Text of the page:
Dr Matt Qvortrup of Cranfield University says in today's Times (£) that:
“Two questions where people can vote ‘yes’ to both is simply not feasible.”
The SNP can't, as they are trying to, compare this with 1997 - having a parliament and it having tax raising powers are not mutually exclusive options. Independence and Devo Max are - with the first, Scotland becomes an independent country, with the second, we stay part of the union.
This is the second renowned expert to dismiss the SNP's plans. SNP tweeters and commenters on this blog denounced Professor John Curtice as an evil unionist (not quite in those words, but it's what they meant), but Dr Qvortrup is someone who's actually been on their side in the past.
I want to find a way of including a Home Rule option in the referendum, perhaps selfishly, because that's what I want to put my cross beside. However, we have to find a way of doing it that makes the outcome clear. We already have that in the form of the way we carry out council by-elections - a preferential system. I'd like to see what the experts have to say on that one.
I don't want independence, so voting no in a straight yes/no ballot would be an authentic choice for me. However, as I said yesterday, I worry that a no vote would give the reactionary forces within Labour and the Tories the excuse to stall on further reform.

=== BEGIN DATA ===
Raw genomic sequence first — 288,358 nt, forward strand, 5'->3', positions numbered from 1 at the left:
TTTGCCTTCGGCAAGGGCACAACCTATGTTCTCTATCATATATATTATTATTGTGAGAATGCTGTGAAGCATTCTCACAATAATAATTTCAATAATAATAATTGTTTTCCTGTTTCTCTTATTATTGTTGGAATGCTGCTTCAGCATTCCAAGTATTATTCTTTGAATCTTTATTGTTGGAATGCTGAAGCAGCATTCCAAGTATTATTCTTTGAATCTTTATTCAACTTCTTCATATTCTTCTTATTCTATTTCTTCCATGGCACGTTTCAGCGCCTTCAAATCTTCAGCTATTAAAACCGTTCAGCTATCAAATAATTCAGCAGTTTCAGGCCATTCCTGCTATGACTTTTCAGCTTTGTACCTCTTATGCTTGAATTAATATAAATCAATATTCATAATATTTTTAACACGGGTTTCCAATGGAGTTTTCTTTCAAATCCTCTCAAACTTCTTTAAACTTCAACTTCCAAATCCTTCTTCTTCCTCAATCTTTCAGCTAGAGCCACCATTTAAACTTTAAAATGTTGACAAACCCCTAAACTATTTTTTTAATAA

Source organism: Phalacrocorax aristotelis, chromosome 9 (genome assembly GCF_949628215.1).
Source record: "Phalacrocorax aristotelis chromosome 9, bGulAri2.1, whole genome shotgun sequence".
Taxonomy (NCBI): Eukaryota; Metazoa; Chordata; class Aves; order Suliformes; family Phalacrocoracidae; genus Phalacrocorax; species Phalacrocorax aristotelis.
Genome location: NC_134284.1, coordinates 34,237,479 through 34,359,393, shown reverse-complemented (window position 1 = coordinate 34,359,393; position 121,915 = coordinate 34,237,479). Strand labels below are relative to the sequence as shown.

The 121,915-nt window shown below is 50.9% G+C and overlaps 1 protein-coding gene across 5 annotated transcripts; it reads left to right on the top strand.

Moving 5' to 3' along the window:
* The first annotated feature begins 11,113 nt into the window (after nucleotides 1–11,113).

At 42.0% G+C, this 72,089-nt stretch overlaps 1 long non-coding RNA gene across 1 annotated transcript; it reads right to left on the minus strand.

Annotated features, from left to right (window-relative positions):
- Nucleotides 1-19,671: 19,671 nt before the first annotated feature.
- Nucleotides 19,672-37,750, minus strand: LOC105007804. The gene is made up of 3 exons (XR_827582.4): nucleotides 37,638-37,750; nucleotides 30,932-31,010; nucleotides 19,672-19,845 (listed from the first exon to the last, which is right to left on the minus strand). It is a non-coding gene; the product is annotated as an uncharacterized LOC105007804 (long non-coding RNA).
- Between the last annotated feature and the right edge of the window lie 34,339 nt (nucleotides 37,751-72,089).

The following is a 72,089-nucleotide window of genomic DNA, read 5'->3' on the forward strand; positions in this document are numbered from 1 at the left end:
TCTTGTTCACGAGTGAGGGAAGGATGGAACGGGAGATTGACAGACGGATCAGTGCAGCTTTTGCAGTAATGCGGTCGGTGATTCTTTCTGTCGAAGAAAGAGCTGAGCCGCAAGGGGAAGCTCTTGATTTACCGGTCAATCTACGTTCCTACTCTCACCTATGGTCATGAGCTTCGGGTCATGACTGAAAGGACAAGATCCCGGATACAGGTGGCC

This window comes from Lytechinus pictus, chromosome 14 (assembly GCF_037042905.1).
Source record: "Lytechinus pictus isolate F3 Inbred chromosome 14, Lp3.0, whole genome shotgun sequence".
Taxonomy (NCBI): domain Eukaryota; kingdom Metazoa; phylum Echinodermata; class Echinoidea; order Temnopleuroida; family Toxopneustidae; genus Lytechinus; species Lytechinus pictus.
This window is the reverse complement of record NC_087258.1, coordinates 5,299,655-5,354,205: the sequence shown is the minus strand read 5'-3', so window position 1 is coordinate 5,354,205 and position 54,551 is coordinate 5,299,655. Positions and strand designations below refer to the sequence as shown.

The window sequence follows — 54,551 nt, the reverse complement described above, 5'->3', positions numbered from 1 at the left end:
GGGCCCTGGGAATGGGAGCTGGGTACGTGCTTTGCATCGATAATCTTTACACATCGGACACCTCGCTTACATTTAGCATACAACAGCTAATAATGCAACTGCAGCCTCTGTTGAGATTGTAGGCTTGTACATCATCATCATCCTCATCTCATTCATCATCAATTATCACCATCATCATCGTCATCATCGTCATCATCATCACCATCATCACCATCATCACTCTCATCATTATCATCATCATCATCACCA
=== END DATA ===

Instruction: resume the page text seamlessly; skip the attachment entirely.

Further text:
The BBC coverage of FMQs stopped just before Murdo Fraser got the chance to press Salmond on the date of the Referendum. As part of the exchange between them, Salmond tried to claim that Dr Qvortrup was supporting his view, only to have to grovellingly apologise later. Woops!
Willie Rennie told the SNP in no uncertain terms that the mandate bestowed them in May did not include carte blanche to manipulate the referendum result:
The First Minister should listen to the SNP’s favourite constitutional expert.
“The SNP won a mandate to hold an independence referendum but they did not win a mandate to manipulate the referendum result.
“Scottish voters will want their views to be represented fairly but the SNP’s plans could make that impossible.
“The First Minister must intervene personally to resolve this critical issue.”